New Years Resolutions and the Four Tendencies

New year, new you! Right? Your answer to this question may be a little insight into one of your personality tendencies, and how you can best set yourself up for success on any of those health and fitness goals, resolutions, ideas, notions, leanings you have bouncing around your head.

Have you ever wondered why some people can pick up and maintain a new habit easily, while others struggle to even get started? Or why you used to show up to 5am track practice no problem through high school, but you can’t even bring yourself to think about going for a light jog on weekends?

You already know there is no one single magic process or concept that works for everyone. Some people prefer their coffees black, others with crème, 2 pumps of vanilla and with soy, and others don’t even like coffee; why would there be a one size fits all answer to habit development?

I recently stumbled upon Gretchen Rubin’s book “The Four tendencies,” which says that most personalities fall into one of four main categories. It’s an easy read and very insightful. In fact, it’s helped me gain a better understanding of how others work and how I can best interact with, and support my clients and team.

Rubin describes the tendencies based on how one responds to inner versus outer expectations. Outer expectations would be described as things like the deadline your boss set, rules and guidelines, scheduled meeting times etc. Inner expectations are your OWN expectations rules and deadlines.

Take the Four Tendencies Quiz

While you may have an idea of your tendency (they’re pretty self explanatory), you can take the quiz here.

Obviously the results aren’t telling you that this is WHO YOU ARE and how you’ll always respond but more of a common go-to response. They are tendencies, after all and there is variability within them.


Upholders and New Years Resolution Habits

“Hermione” from the Harry Potter series was a classic Upholder

Upholders are people who respond well to both outer (everyone else) and inner (their own personal) expectations. You’ll know if you’re an upholder because saying “yes” is easy and you love the idea of opportunity, accomplishment, growth and achievement. You might be the kind of person that works a little longer and harder than others, stays up later or comes in early to meet deadlines, and hates letting people (and themselves) down. Upholders might struggle or get frustrated when rules aren’t clear or a project lacks structure.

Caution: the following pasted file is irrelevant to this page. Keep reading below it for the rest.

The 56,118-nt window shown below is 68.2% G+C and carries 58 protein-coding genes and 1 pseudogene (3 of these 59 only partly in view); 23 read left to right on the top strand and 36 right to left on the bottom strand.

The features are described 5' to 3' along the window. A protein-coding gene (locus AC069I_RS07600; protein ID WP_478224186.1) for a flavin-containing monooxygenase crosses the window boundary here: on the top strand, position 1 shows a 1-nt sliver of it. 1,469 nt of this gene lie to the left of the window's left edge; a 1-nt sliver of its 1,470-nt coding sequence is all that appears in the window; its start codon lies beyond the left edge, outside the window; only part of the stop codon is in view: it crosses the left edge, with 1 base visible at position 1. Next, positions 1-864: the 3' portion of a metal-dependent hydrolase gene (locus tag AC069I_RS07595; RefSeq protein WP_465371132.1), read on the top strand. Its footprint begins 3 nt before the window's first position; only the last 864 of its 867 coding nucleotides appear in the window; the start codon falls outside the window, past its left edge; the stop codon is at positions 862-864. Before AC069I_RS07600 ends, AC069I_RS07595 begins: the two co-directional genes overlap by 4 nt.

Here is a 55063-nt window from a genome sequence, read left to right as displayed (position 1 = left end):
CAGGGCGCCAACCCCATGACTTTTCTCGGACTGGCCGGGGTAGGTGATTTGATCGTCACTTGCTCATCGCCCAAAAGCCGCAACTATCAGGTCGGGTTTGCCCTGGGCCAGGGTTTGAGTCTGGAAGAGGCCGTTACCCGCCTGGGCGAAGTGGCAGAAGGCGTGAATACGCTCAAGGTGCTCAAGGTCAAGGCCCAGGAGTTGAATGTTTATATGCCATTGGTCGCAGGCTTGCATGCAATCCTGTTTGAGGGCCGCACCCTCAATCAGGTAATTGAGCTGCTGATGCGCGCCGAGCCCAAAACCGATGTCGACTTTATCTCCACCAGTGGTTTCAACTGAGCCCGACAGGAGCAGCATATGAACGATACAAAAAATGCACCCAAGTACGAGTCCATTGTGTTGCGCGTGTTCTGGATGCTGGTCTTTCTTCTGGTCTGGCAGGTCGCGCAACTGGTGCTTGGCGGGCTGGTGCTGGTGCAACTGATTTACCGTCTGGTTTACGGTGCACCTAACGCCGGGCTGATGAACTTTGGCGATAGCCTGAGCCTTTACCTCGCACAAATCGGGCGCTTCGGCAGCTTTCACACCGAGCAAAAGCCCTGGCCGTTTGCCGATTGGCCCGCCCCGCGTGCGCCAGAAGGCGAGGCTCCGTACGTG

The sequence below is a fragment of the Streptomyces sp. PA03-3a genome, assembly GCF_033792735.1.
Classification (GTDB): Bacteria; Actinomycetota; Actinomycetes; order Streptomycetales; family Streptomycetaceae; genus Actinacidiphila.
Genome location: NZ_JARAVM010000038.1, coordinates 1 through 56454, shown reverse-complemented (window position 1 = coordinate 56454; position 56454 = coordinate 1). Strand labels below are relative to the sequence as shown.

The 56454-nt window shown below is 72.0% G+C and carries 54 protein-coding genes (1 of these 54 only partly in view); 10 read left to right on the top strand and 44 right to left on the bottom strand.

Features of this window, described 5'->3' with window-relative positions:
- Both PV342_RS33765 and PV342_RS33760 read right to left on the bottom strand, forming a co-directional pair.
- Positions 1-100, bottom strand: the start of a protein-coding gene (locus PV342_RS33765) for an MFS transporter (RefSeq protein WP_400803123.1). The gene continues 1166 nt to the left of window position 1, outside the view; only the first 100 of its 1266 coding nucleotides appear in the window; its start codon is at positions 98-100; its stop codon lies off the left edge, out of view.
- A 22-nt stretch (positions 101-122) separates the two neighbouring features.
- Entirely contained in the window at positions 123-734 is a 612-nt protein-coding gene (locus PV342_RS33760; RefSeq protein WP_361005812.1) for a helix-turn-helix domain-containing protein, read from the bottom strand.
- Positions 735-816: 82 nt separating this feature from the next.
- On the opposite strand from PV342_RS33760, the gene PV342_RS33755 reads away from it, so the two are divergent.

These individuals tend to be better at forming good habits but can still struggle if they try to take on too many new habits along with their many projects.

Best ways for Upholders to approach New Year Resolutions:

  • Use a blend of both internal and external accountability tactics. Internal strategies similar to putting up a gold star (or using an app if you love technology to track habits) for every day you’ve completed your stretch routine can be motivating for upholders. Fit Bits and pedometers have their place for these people. External accountability can take the form of seeing a coach or trainer
  • Don’t take on too many goals. Since saying “yes” comes so easily to Upholders, just be aware that you might try and change too many habits at one time. If you find yourself frustrated and not putting out the quality of work / attention to detail that you normally do, or a friend says “maybe you’ve taken on too much” then maybe you’ve taken on too much.
  • Others may try to ride your coattails and try to get a boost from your strong levels of motivation to help them along. This isn’t necessarily a bad thing but it could create a new dynamic in the relationship and “your responsibility” to others if you agree to their suggestions “hey let’s go running together, you can pick me up on your route.” Be clear on your own goals and intentions.
  • Evaluate your progress. Did you jump on a challenge because it was fun and now it feels like a chore? If you committed to do 5000 steps a day in January, and by March you upped it to 15,000 steps – are you loving it or are you frustrated with maintaining this ritual? This may be a good time to check in and ask if this new habit is still working for you. Just because a habit can be maintained doesn’t mean it has a place in your life. 


Questioners and New Years Resolution Habits

Questioners meet only inner expectations. Only outer expectations that fall within a Questioner’s logic or values will be met. Outer expectations that feel non-sensical (like the arbitrary date of January 1st) or rules for rules sake (a speed limit of 50kph along a major thoroughfare), tend to be pushed against. This category is one of the two biggest ones (beside Obligers). You’ll know you are one if you have no problem keeping pace with your own goals, but maybe don’t always listen to your doctor when they tell you to take some pills or start a new habit without doing your own research first. Questioners need to see purpose, benefits and fully understand the why, where, how, who’s of the situation.

If a questioner isn’t meeting deadlines, Rubin commented, “maybe you aren’t meeting your deadlines because you aren’t convinced they are really true.” (As a Questioner, I loved this thought).